MINNEAPOLIS — A Minneapolis poll conducted among the city’s registered voters showed that more white voters support replacing the police department in Minneapolis than black voters.
The poll conducted from Sept. 9 through Sept. 13 found that more white voters, 51 percent, support replacing the Minneapolis Police Department with a new Department of Public Safety, “which may include police officers and will focus on public health,” while just 42 percent of black voters support the measure, reported the Post Millennial.
This is relevant since a proposal will appear on an upcoming ballot after the Minnesota Supreme Court gave contested wording on the measure its approval, Law Officer reported.
If the measure passes, it would do away with the Minneapolis charter requirement to have a police department with a minimum level of staffing. Minneapolis would instead replace the police department with a public safety format “that employs a comprehensive public health approach.”
While males and females were evenly split on the issue, party affiliation played a major role in opinions as 55 percent of DFL/Democratic voters in the city support replacing the MPD compared to just 7 percent of Republicans. Of the Independent/Other category, 44 percent support the public safety charter amendment.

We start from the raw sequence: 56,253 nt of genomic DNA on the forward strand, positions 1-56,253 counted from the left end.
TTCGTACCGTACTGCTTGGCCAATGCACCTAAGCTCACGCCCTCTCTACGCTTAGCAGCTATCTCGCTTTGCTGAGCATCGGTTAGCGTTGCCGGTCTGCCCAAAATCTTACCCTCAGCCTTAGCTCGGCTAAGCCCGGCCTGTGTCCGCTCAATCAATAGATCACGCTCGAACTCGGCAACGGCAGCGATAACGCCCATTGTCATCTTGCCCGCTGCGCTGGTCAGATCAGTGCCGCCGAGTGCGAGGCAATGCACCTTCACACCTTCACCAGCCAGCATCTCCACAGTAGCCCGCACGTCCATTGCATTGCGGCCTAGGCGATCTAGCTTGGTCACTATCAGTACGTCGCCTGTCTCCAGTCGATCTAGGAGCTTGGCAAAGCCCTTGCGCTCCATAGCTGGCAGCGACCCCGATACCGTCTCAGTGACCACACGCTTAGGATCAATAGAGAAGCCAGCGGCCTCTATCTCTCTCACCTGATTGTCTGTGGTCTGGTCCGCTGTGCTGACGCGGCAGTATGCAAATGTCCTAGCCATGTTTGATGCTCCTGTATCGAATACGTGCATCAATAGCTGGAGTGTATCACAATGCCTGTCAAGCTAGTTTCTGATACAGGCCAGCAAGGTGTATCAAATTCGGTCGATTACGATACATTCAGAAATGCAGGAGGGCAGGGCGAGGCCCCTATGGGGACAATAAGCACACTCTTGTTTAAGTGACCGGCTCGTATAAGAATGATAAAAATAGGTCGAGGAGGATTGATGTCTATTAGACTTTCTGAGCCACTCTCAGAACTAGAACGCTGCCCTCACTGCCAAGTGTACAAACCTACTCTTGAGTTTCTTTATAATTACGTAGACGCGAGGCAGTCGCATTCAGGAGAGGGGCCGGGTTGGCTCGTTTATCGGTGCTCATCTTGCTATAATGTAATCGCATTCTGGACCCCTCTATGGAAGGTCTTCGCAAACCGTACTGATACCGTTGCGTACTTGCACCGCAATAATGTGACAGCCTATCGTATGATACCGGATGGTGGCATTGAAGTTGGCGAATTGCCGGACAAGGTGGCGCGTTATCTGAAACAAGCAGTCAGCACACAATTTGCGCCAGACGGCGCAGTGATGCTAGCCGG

It is also noteworthy that more white voters support reducing the size of the police department than black voters, according to the poll conducted by Mason-Dixon Polling & Strategy, KARE 11 reported.
However, there wasn’t anything close to a majority among either demographic with 33 percent compared to 14 percent.
Most black voters — 75 percent – do not favor a reduction in police, while a narrow majority of white voters – 51 percent – also do not favor a reduced law enforcement presence. Nevertheless, that will occur if the ballot measure passes.
According to the poll, 49% of Minneapolis voters support replacing MPD with a new policing model that may include officers, but also focus on public health and give the city council more authority over public safety, while 41% of voters oppose the idea and 10% are undecided.
However, the ballot measure going before the voters in November includes a reduction in force under the new “Department of Public Safety” proposal. According to the poll, this is not something voters seek in greater numbers.
Overall, a majority of Minneapolis voters say that reducing the size of the city’s police force would have a negative impact on public safety. Of those surveyed, 55% said cutting down on officers would have a negative impact on the city, 20% said it would have a positive effect, 12% responded saying it would have no impact and 13% said they weren’t sure, KARE reported.
The pollsters interviewed 800 Minneapolis likely voters, according to the poll’s described methodology.
In a statement released in August, Minneapolis Police Chief Medaria Arradondo came out against a plan to replace the MPD with a Department of Public Safety. “If the current city charter amendment to the reporting structure passes… it would not just be confusing–it would be a wholly unbearable position for any law enforcement leader or police chief,” he said